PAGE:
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Head of Guatemalan military dies in chopper crash

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Photo - In this April 3, 2014 photo, Gen. Rudy Ortiz, the joint chiefs of staff, gives a press conference in Guatemala City. Interior Secretary Maurio Lopez says Gen. Rudy Ortiz died Wednesday, Aug. 20, 2014 along with four other military officials after their helicopter fell in a mountainous area of the province of Huehuetenango, near the border with Mexico. (AP Photo/Moises Castillo)
In this April 3, 2014 photo, Gen. Rudy Ortiz, the joint chiefs of staff, gives a press conference in Guatemala City. Interior Secretary Maurio Lopez says Gen. Rudy Ortiz died Wednesday, Aug. 20, 2014 along with four other military officials after their helicopter fell in a mountainous area of the province of Huehuetenango, near the border with Mexico. (AP Photo/Moises Castillo)
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GUATEMALA CITY (AP) — The head of the Guatemalan military's joint chiefs of staff died in a helicopter crash Wednesday near the border with Mexico.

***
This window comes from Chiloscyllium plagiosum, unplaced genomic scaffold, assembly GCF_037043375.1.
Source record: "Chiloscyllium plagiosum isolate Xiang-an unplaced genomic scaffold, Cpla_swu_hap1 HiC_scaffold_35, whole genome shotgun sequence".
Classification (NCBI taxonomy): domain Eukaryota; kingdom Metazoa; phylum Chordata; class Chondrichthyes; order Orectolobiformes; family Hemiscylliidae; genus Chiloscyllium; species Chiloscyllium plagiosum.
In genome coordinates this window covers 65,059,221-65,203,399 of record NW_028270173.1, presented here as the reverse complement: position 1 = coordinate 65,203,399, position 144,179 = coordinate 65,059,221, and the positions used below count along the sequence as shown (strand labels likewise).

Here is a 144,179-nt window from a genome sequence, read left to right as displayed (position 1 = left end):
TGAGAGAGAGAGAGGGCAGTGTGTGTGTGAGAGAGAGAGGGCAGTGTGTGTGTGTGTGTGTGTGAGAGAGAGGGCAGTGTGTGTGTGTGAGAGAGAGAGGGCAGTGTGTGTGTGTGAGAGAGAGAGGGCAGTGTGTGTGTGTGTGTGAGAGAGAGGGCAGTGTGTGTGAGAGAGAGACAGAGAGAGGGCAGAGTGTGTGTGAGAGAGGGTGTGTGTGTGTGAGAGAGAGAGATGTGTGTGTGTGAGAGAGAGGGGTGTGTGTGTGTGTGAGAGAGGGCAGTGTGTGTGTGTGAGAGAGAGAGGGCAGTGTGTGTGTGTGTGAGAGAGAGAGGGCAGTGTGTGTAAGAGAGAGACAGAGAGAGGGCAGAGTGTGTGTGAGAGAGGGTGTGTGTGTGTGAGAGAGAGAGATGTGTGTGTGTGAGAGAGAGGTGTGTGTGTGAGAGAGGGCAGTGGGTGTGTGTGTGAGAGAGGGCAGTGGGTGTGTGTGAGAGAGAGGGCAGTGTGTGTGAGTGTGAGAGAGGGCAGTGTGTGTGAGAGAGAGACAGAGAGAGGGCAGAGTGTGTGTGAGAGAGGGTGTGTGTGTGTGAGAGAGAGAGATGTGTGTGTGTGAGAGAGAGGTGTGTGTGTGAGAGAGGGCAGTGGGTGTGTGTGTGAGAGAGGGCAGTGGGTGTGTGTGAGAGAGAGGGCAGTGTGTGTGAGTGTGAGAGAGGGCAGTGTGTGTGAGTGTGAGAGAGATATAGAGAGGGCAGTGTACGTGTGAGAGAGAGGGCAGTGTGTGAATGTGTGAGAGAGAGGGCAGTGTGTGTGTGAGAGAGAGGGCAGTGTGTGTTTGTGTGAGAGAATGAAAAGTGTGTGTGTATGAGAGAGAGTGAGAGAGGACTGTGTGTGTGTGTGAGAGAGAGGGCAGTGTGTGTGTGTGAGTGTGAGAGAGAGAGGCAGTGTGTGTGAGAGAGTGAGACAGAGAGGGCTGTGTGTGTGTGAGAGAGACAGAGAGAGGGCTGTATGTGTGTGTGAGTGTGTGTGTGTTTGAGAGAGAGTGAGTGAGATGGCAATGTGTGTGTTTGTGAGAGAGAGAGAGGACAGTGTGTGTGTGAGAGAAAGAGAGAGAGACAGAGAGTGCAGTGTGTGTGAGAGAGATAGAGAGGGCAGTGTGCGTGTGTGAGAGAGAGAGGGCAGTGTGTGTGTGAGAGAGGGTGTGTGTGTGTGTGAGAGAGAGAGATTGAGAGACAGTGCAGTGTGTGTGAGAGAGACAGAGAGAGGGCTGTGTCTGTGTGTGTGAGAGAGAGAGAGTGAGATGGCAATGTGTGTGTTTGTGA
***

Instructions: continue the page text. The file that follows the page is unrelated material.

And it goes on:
Interior Secretary Mauricio Lopez said Gen. Rudy Ortiz was killed along with four other military officers when the helicopter went down in a mountainous area of the western province of Huehuetenango.

Lopez identified one of the other victims as Gen. Braulio Mayen, commander of the army's 5th Brigade.

Ortiz, 51, and the others were flying in a Bell 206 helicopter to the village of Ixquisis, where the two generals were going to check on troops, Lopez said.

"They couldn't land in Ixquisis and instead decided to go to the military base in Las Palmas and in that trajectory the helicopter crashed," Lopez said.

The accident happened in a wooded area that is difficult to reach, he said.

The helicopter belonged to Guatemala's the air force and was in good condition, Lopez said.

Huehuetenango is along drug trafficking routes where Mexican and Guatemalan drug cartels are active. Lopez declined to comment on whether foul play was suspected. He said he wouldn't speculate on a cause for the crash and would wait for a report on the investigation.

Ortiz was a 32-year veteran of the army who was in charge of all military operations as well as the army's national and international relations. He planned to retire next year.

President Otto Perez Molina, a retired general, sent his condolences to Ortiz's family on his Twitter account, calling Ortiz's loss "a tragic death."

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